“Follow effective action with quiet reflection.
From the quiet reflection will come even more effective action.”
Research shows that deliberate, structured and regular reflection is a critical and effective method used by the most successful business leaders.
The past two years have shown us that, in this uncertain world – and in highly disruptive situations, we cannot rely on the digital world alone.
We must go inside ourselves to analyse and evaluate past events in order to learn, develop and understand. Only then will we be able to rely on ourselves in similar situations in the future. Through reflectiveness, we can make better and more confident decisions.
We all have to make decisions in the moment. But how often do we move between fixing problems without asking what went well and what we could have done differently?
Reflective learning is so powerful because it allows us the time learn from mistakes, deal with unfamiliar situations by recognising connections with a past events and question our assumptions to make better decisions.
How to practice reflection
1. Put it in your diary. Reflection is a personal process, there’s no right or wrong way. But it’s a valuable practice which you must stick to. Once a day, every week, once a month – whatever suits you. But don’t skip it. Commit to regular reflection to benefit most from the results.
2. Identify the questions. Write down what you need to ask yourself, such as how did that feel, what did you want to achieve from a situation, what behaviours did you notice, what were your strengths and weaknesses and what interests you most from the incident?
3. Evaluate. Once you have done this a few times, look back at what you’ve written and you’ll begin to see patterns emerging. Behaviours you’d like to change, things which you’re great at and perhaps ways in which you can develop further. It’s important to remember that reflection is not about blame or failure. It’s about helping us to learn from positive situations too.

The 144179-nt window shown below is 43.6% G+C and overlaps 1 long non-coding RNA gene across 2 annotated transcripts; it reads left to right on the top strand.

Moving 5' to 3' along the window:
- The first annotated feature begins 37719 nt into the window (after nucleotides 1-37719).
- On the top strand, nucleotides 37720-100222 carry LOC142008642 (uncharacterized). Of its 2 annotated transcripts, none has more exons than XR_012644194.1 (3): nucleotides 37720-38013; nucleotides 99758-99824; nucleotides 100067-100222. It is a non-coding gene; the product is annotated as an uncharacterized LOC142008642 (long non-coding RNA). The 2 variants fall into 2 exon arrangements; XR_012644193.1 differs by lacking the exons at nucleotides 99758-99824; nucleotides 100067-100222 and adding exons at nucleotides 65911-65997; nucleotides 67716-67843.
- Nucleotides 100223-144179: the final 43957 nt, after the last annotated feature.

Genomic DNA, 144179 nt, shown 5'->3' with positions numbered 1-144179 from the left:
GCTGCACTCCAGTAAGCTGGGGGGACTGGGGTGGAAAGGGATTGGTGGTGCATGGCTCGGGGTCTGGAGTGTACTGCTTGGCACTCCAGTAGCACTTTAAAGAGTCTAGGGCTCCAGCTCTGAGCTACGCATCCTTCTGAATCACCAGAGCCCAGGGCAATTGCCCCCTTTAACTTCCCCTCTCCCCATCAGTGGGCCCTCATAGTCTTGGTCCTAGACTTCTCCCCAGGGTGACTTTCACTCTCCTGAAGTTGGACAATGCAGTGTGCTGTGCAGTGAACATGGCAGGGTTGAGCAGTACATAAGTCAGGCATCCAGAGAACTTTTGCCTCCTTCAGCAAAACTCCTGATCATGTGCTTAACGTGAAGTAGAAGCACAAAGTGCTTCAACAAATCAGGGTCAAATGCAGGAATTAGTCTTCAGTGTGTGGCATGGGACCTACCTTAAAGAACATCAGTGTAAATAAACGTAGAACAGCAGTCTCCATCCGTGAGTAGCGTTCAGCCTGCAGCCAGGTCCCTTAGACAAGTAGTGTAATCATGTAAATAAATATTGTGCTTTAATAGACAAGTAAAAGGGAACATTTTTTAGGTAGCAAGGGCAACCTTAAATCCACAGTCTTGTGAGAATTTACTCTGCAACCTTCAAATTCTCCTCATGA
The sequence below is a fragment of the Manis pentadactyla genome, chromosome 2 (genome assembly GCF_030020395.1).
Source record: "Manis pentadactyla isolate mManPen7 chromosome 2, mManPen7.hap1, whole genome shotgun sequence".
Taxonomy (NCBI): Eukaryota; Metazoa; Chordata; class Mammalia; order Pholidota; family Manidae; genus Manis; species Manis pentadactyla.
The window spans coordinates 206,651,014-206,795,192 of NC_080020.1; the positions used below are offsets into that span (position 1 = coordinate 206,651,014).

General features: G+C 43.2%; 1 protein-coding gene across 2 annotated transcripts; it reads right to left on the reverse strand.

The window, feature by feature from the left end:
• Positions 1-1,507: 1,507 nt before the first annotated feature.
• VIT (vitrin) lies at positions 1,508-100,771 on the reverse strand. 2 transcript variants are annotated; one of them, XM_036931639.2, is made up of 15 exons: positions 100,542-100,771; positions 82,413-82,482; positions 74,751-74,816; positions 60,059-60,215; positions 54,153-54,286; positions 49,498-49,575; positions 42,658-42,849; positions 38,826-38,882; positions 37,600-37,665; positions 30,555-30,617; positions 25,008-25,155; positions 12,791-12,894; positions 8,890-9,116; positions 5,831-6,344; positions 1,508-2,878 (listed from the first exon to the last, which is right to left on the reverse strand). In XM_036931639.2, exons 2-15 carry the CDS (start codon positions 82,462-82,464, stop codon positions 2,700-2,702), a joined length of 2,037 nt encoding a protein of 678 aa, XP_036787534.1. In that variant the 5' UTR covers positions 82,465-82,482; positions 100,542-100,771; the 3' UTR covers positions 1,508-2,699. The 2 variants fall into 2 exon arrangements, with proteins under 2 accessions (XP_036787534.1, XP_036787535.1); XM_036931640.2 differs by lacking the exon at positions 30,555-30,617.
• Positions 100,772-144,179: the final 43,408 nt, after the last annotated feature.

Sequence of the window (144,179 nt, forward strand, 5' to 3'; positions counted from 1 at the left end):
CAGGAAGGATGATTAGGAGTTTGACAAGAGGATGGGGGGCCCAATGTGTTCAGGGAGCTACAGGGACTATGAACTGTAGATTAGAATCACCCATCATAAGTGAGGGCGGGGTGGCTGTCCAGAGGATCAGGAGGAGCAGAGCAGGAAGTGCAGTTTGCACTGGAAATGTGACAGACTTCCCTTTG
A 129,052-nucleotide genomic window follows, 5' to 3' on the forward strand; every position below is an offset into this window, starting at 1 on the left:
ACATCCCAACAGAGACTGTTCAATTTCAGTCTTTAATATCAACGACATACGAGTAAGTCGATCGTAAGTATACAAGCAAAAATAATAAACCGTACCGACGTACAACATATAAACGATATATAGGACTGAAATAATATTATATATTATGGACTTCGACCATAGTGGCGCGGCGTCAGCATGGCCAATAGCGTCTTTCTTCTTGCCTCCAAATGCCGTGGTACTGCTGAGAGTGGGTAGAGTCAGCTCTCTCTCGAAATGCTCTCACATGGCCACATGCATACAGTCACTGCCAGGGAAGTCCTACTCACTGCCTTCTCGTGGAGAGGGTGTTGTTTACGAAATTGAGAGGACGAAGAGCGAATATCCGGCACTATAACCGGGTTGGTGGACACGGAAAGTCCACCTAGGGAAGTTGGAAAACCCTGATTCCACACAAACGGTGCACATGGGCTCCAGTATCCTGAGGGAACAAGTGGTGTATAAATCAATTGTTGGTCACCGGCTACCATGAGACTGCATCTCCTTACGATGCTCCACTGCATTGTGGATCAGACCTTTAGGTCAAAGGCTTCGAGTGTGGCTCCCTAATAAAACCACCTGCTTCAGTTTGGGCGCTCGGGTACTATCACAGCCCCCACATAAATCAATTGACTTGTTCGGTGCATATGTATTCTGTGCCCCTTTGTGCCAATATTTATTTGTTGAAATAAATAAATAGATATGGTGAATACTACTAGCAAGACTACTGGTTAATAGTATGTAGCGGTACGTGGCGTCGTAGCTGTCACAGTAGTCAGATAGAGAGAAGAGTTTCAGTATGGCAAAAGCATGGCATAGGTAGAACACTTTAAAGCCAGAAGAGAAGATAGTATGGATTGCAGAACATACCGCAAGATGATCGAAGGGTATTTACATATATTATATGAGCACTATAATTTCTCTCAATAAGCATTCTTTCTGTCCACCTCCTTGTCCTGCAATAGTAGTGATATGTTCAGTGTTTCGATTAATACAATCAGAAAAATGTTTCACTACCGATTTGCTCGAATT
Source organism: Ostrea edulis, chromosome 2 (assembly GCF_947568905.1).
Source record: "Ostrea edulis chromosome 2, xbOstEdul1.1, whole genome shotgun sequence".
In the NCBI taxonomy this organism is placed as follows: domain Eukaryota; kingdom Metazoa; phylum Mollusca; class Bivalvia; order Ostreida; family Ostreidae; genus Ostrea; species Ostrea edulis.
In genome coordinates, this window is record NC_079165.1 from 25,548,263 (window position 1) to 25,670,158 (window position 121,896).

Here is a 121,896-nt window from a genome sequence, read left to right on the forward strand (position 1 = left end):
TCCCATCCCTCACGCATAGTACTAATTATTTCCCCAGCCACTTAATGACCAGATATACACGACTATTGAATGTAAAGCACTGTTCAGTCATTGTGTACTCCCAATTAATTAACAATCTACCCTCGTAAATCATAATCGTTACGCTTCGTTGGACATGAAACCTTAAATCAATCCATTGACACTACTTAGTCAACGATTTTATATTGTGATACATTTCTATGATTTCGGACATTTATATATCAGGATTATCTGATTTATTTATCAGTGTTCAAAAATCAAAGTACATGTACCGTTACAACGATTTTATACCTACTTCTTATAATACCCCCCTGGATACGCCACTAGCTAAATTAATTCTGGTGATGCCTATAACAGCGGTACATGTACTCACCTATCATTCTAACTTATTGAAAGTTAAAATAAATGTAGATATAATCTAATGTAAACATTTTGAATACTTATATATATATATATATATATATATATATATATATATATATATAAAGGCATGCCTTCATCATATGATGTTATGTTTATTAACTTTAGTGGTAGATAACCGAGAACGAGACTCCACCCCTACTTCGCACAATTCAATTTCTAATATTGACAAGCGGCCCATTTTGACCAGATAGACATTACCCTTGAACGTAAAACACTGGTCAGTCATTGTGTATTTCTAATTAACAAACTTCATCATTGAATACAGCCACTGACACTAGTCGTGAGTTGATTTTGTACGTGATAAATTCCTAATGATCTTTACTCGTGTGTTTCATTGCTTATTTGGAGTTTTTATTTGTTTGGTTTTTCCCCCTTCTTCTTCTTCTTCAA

4. Act upon it. Sometimes, merely gleaning that information is powerful enough, and you may be able to take steps alone to adapt or adjust. It’s also useful to simply celebrate your wins. Or it may be that talking to a colleague, mentor or other third party could help you grow even further.
5. Pass it on. Sharing reflective practice could help your team flourish. By building this into your own, and your workforce’s culture, you’ll likely support them in their furthering their own professional development.
Research from the Harvard Business School on staff in call centres showed that employees who spent 15 minutes at the end of the day reflecting about lessons learned, performed 23% better after just 10 days than those who did not.
And a study of UK commuters found similar benefits when those who were asked to use their commute to think about and plan for their day, were happier, more productive and less burned out than those who didn’t.
So, for any business leaders reading this and wondering where the ROI is…there you have it!
If you’ve reflected on the last year and would like to make changes to your recruitment process in 2022, please get in touch.